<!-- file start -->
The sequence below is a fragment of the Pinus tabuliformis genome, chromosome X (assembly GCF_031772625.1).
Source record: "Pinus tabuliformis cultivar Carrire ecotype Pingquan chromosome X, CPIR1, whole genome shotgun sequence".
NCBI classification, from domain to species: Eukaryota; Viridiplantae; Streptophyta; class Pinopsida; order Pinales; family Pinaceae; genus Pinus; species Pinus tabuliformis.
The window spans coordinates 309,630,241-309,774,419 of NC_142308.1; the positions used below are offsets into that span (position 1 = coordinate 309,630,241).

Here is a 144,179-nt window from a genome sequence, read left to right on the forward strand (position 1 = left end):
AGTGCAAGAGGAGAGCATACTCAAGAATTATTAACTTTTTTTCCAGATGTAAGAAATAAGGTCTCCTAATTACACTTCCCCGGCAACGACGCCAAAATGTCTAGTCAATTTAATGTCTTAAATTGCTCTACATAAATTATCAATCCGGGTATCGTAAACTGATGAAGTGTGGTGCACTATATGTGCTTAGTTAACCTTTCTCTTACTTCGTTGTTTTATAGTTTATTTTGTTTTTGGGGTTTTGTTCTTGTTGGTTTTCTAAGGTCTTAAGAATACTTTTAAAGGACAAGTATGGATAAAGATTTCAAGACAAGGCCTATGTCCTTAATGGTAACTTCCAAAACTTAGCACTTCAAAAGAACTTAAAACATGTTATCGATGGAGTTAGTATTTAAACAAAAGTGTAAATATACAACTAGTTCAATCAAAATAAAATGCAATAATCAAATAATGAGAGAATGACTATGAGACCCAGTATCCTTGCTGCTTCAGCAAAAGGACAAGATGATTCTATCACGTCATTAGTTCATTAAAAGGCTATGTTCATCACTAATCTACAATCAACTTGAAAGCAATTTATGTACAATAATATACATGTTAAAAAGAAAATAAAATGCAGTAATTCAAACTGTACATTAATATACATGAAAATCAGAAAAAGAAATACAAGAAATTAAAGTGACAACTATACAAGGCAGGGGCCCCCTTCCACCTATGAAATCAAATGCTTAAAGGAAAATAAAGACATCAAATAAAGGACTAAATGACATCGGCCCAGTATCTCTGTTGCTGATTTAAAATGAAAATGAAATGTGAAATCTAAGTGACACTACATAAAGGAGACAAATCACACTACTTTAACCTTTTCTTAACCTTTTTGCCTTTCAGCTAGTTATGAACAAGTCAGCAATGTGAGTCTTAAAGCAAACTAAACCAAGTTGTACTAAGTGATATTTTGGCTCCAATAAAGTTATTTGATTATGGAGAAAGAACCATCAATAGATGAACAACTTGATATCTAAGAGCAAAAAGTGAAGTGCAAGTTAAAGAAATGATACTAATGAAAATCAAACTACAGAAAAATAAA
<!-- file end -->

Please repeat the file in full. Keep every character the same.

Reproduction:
The sequence below is a fragment of the Pinus tabuliformis genome, chromosome X (assembly GCF_031772625.1).
Source record: "Pinus tabuliformis cultivar Carrire ecotype Pingquan chromosome X, CPIR1, whole genome shotgun sequence".
NCBI classification, from domain to species: Eukaryota; Viridiplantae; Streptophyta; class Pinopsida; order Pinales; family Pinaceae; genus Pinus; species Pinus tabuliformis.
The window spans coordinates 309,630,241-309,774,419 of NC_142308.1; the positions used below are offsets into that span (position 1 = coordinate 309,630,241).

Here is a 144,179-nt window from a genome sequence, read left to right on the forward strand (position 1 = left end):
AGTGCAAGAGGAGAGCATACTCAAGAATTATTAACTTTTTTTCCAGATGTAAGAAATAAGGTCTCCTAATTACACTTCCCCGGCAACGACGCCAAAATGTCTAGTCAATTTAATGTCTTAAATTGCTCTACATAAATTATCAATCCGGGTATCGTAAACTGATGAAGTGTGGTGCACTATATGTGCTTAGTTAACCTTTCTCTTACTTCGTTGTTTTATAGTTTATTTTGTTTTTGGGGTTTTGTTCTTGTTGGTTTTCTAAGGTCTTAAGAATACTTTTAAAGGACAAGTATGGATAAAGATTTCAAGACAAGGCCTATGTCCTTAATGGTAACTTCCAAAACTTAGCACTTCAAAAGAACTTAAAACATGTTATCGATGGAGTTAGTATTTAAACAAAAGTGTAAATATACAACTAGTTCAATCAAAATAAAATGCAATAATCAAATAATGAGAGAATGACTATGAGACCCAGTATCCTTGCTGCTTCAGCAAAAGGACAAGATGATTCTATCACGTCATTAGTTCATTAAAAGGCTATGTTCATCACTAATCTACAATCAACTTGAAAGCAATTTATGTACAATAATATACATGTTAAAAAGAAAATAAAATGCAGTAATTCAAACTGTACATTAATATACATGAAAATCAGAAAAAGAAATACAAGAAATTAAAGTGACAACTATACAAGGCAGGGGCCCCCTTCCACCTATGAAATCAAATGCTTAAAGGAAAATAAAGACATCAAATAAAGGACTAAATGACATCGGCCCAGTATCTCTGTTGCTGATTTAAAATGAAAATGAAATGTGAAATCTAAGTGACACTACATAAAGGAGACAAATCACACTACTTTAACCTTTTCTTAACCTTTTTGCCTTTCAGCTAGTTATGAACAAGTCAGCAATGTGAGTCTTAAAGCAAACTAAACCAAGTTGTACTAAGTGATATTTTGGCTCCAATAAAGTTATTTGATTATGGAGAAAGAACCATCAATAGATGAACAACTTGATATCTAAGAGCAAAAAGTGAAGTGCAAGTTAAAGAAATGATACTAATGAAAATCAAACTACAGAAAAATAAA